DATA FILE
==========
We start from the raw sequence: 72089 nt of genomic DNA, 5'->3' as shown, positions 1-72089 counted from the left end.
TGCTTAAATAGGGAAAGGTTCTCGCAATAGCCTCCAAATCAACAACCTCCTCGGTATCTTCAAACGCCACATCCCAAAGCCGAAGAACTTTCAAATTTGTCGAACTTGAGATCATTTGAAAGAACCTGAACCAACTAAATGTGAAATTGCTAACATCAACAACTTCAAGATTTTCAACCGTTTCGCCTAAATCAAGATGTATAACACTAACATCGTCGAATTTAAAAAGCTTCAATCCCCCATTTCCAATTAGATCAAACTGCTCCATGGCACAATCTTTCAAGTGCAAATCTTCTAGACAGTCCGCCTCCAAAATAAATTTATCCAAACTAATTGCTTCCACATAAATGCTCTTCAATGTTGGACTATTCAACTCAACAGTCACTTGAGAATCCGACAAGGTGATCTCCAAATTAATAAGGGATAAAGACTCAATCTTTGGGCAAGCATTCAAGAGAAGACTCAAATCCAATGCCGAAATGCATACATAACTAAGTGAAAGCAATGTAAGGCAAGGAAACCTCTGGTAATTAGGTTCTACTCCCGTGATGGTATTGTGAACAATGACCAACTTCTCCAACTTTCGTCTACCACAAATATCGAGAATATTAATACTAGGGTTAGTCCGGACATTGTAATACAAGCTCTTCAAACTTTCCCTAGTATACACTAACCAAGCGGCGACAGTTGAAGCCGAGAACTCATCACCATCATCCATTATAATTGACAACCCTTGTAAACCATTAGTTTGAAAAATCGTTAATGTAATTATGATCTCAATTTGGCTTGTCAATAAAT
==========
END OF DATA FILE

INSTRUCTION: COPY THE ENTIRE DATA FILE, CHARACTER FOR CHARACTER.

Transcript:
We start from the raw sequence: 72089 nt of genomic DNA, 5'->3' as shown, positions 1-72089 counted from the left end.
TGCTTAAATAGGGAAAGGTTCTCGCAATAGCCTCCAAATCAACAACCTCCTCGGTATCTTCAAACGCCACATCCCAAAGCCGAAGAACTTTCAAATTTGTCGAACTTGAGATCATTTGAAAGAACCTGAACCAACTAAATGTGAAATTGCTAACATCAACAACTTCAAGATTTTCAACCGTTTCGCCTAAATCAAGATGTATAACACTAACATCGTCGAATTTAAAAAGCTTCAATCCCCCATTTCCAATTAGATCAAACTGCTCCATGGCACAATCTTTCAAGTGCAAATCTTCTAGACAGTCCGCCTCCAAAATAAATTTATCCAAACTAATTGCTTCCACATAAATGCTCTTCAATGTTGGACTATTCAACTCAACAGTCACTTGAGAATCCGACAAGGTGATCTCCAAATTAATAAGGGATAAAGACTCAATCTTTGGGCAAGCATTCAAGAGAAGACTCAAATCCAATGCCGAAATGCATACATAACTAAGTGAAAGCAATGTAAGGCAAGGAAACCTCTGGTAATTAGGTTCTACTCCCGTGATGGTATTGTGAACAATGACCAACTTCTCCAACTTTCGTCTACCACAAATATCGAGAATATTAATACTAGGGTTAGTCCGGACATTGTAATACAAGCTCTTCAAACTTTCCCTAGTATACACTAACCAAGCGGCGACAGTTGAAGCCGAGAACTCATCACCATCATCCATTATAATTGACAACCCTTGTAAACCATTAGTTTGAAAAATCGTTAATGTAATTATGATCTCAATTTGGCTTGTCAATAAAT